After the insects emerged from their pupas, students said farewell by releasing them outside of the school. Some flew off immediately, while others lingered on tree branches, the school building, or even on Mrs. McBride’s fingers.

With their scientific study of the butterflies and moths, these students would make any lepidopterologist proud.
 
 

Memorial Day Salute

Flags line a field
Elementary students gave patriotic tributes that showed that they truly understand the meaning of Memorial Day and the importance of honoring our country’s veterans.

Students and staff from Ann MacArthur Primary School and Locust Valley Intermediate School gathered together at AMP to show their respect and to listen to words of wisdom from a local veteran.  Joe Rydzewski shared stories of his time in the military and encouraged students to appreciate the freedoms they have because of soldiers that work to protect the United States of America.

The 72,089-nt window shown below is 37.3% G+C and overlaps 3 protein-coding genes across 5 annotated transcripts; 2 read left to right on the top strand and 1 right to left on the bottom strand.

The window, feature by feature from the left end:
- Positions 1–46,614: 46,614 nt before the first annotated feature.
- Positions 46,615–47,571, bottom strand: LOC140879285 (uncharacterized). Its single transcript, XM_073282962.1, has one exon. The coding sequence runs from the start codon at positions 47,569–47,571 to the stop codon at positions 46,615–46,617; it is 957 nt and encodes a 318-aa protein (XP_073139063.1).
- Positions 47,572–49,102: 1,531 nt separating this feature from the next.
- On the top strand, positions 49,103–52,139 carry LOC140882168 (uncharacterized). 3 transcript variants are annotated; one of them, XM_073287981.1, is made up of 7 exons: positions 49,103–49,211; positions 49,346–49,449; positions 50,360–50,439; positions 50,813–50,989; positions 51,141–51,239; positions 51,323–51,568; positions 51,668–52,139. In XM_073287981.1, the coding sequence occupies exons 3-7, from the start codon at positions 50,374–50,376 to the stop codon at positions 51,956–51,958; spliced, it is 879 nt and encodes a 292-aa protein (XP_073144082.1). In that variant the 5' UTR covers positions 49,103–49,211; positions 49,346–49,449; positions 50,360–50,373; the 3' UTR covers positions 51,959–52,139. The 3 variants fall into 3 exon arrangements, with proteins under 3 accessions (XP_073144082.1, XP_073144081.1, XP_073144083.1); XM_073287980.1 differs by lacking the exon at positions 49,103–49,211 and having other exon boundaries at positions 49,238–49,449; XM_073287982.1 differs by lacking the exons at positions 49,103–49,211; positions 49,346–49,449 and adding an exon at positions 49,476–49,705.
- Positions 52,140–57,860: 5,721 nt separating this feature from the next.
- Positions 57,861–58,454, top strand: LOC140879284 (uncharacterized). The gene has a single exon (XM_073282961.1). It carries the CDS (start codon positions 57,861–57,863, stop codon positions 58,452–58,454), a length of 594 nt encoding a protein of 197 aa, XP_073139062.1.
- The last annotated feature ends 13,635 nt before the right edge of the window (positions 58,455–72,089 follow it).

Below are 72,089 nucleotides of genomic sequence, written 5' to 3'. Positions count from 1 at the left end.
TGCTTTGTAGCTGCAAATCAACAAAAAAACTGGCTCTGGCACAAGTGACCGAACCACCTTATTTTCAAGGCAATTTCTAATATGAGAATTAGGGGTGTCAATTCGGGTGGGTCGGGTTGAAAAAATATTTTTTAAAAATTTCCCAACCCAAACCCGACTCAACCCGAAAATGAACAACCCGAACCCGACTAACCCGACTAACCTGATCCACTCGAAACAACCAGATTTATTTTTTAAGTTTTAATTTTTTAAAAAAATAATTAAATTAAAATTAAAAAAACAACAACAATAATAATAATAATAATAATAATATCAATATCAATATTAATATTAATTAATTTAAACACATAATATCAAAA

Bayville Primary School and Bayville Intermediate School students and staff walked to Bayville Village Hall for their Memorial Day ceremony. Veterans in attendance were honored for their service.

Decked out in red, white and blue, carrying American flags and performing patriotic songs, children at both events proved that they care about our veterans and that they appreciate the sacrifices these men and women have made. The bands and orchestra from both intermediate schools made the events more festive, while still respecting that this holiday commemorates those that were lost while serving the country in the armed forces. Students placed flowers at the base of the flagpoles and played taps as is customary at military memorial services.

Superintendent of Schools, Dr. Anna F. Hunderfund and Board of Education trustee Margaret Marchand attended both ceremonies. Nassau County Legislator Josh Lafazan attended the Bayville event and told the children that because of our veterans, they have the freedom to live the American dream.